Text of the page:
FMRI data showed similar activity in a left hemisphere network of frontal, parietal, and temporal regions that were shown in the block-design experiment (see Figure 2B). To test our hypothesis of strategic delay-related activity, we correlated participants’ delay-related activity with their RT. Those data indicated that individuals with faster retrieval rates recruited a right PFC region (corresponding to BA 10/46) during the 6-letter memory-load condition. Consistent with this observation, there was a positive correlation between individual participants’ retrieval slopes and their neural activity during the delay interval (Figure 2D).

Left hemisphere involvement in maintaining verbal information in WM has been demonstrated in previous studies (Rypma et al., 1999; Prabhakaran et al., 2000; D’Esposito et al., 1997). This domain-specific network was observed in all participants (despite their differing DF scores) when maintaining a high WM load (i.e., 6 letters). The additional right PFC regions, utilized by high DF individuals, have been implicated in domain independent (i.e., both non-spatial and spatial) processing in numerous studies. The increased capacity and faster retrieval speed in individuals may be afforded by the activation of these domain independent regions. We hypothesize that these activations reflect binding (i.e., chunking) of to-be-remembered information in the service of increasing WM capacity. This idea is supported by other studies showing activation of these regions during manipulation of to-be-remembered information (see Rypma, 2006 for a review) and integrating multiple forms of information in WM (Prabhakaran et al., 2000; Mitchell et al., 2004; Bor et al., 2003; Eldreth et al., 2006).

Discussion: Experiments 1 & 2

The behavioral results from these studies indicated relationships between participants’ capacity (measured by DF) and WM retrieval speed. To examine the brain basis of this relationship, we examined regions that showed increases in activity with increases in capacity during the delay period of a delayed-response task. These analyses indicated a positive relationship between neural activity in right PFC and RT slope. This result suggests that participants benefited from the delay interval, as indicated by (1) the positive correlation between participants’ DF scores and their delay-related RT savings, and (2) the stronger negative correlation and steeper slope in the regression of RT slope and DF score in the EDR than in the ER condition.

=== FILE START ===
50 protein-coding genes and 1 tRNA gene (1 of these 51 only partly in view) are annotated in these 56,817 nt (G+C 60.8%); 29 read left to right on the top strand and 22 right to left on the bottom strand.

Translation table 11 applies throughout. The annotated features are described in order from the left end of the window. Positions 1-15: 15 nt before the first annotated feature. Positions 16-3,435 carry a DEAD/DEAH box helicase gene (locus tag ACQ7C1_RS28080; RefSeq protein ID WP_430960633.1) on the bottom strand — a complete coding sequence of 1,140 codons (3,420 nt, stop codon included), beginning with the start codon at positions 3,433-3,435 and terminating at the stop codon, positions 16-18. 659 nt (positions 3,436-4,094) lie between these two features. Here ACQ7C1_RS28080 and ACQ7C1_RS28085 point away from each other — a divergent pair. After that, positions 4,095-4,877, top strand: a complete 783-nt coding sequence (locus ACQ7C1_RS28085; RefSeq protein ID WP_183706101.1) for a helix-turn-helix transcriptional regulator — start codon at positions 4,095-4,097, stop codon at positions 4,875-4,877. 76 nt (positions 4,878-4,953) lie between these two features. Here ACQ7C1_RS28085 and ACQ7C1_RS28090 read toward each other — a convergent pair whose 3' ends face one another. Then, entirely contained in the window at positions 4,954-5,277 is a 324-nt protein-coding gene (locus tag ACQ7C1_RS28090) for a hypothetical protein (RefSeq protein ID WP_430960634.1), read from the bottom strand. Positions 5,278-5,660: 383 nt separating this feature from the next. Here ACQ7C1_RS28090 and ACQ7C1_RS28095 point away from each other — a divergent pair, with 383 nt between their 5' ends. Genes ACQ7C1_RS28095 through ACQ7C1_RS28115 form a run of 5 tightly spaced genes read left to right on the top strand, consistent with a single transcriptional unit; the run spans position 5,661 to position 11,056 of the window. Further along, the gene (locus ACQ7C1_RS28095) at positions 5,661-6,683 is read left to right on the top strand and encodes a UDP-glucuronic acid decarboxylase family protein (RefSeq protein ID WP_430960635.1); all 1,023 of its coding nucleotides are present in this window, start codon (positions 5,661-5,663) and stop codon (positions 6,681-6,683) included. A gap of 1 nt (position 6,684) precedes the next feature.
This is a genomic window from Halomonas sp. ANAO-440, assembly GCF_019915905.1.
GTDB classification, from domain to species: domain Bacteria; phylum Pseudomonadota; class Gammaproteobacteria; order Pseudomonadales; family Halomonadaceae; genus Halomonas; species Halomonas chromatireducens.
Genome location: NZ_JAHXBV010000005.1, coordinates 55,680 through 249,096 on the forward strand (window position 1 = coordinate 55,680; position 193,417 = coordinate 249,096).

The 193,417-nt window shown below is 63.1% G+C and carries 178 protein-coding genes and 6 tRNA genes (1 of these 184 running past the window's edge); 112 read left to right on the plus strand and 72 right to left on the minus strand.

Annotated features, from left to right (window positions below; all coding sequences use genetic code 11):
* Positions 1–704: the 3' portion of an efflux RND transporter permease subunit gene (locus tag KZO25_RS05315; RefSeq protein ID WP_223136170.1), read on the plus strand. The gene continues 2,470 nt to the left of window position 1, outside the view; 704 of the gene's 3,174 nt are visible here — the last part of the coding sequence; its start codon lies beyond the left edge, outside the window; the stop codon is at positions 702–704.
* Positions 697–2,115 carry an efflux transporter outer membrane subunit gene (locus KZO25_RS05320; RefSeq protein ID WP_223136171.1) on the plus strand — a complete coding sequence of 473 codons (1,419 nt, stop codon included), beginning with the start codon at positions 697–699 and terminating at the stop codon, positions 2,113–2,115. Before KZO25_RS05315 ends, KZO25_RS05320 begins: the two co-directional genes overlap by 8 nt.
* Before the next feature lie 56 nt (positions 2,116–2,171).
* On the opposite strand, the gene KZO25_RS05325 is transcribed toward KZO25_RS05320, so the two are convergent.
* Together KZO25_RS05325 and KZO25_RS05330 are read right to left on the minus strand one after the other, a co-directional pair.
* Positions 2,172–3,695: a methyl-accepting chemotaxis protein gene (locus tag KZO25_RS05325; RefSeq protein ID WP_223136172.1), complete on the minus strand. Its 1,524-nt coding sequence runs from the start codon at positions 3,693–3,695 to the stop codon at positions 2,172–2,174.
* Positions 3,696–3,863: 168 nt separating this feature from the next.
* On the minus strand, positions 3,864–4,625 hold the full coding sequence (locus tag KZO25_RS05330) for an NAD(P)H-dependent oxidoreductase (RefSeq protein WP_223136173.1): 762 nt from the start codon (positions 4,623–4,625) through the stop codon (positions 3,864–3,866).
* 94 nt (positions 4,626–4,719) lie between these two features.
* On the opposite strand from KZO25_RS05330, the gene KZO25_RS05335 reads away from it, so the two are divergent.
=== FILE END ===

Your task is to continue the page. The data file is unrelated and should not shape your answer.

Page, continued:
Together these results suggest that the additional right PFC recruitment in high-span participants during the delay interval reflects strategic processes that, via binding, improve the quality of to-be-remembered information rendering it more available for subsequent retrieval. Indeed, retrieval of individual items from a memory-set is faster and more accurate when items can be searched as a bound unit than when they cannot (Prabhakaran et al., 2000). We observed that only participants with the highest WM capacities (those with DF scores greater than 10) showed right PFC activity as indicated by positive parameter estimates. This observation suggests a processing speed benefit associated with right PFC recruitment.

The event-related method implemented in the second experiment permitted isolation of neural activity related to the delay period and its relationship to participants’ retrieval rates. The results of this analysis indicated activity in right PFC regions during the delay that correlated with individual participants’ retrieval rates, similar to our earlier results (Rypma, Berger & D’Esposito, 2002; see also Rypma & D’Esposito, 2003). Dorsolateral PFC may support WM processes that permit efficient maintenance and retrieval. It may be that this region mediates information binding in the service of overcoming WM capacity limits (Rypma et al., 1999; Bor et al., 2003; Prabhakaran et al., 2000; Rypma & D’Esposito, 2003; Eldreth et al., 2006).

Our behavioral results, showing that high-span participants’ retrieval slopes were diminished with longer delay intervals, suggest that these participants strategically utilized the delay interval between encoding and retrieval to carry out binding operations that effectively reduced WM load. The correspondence between activity in this study and one that explicitly required information binding (Prabhakaran et al., 2000) supports the notion that high-span participants’ increased right dorsal PFC activity reflected consolidation processes. To test this idea, we superimposed “capacity-based regions” (i.e., normalized regions whose activity varied with DF score), “speed-based regions” (i.e., normalized regions whose activity varied with retrieval speed), and normalized data from the previous study. Figure 3 illustrates the overlap between capacity-based, speed-based, and binding activation regions. These results have a number of implications. First, the intersection between these two maps provides support for the notion that increased capacity resources results from strategic consolidation of to-be-remembered information in PFC. Second, they suggest that individual differences in the ability to implement binding (i.e., chunking) strategies may underlie WM performance differences between individuals in both their capacity and speed. Thus, the brain basis of this WM capacity construct involves strategic recruitment of domain-independent regions, (in right dorsal PFC) to effectively compress to-be-remembered data, expand storage capacity, and increase processing efficiency.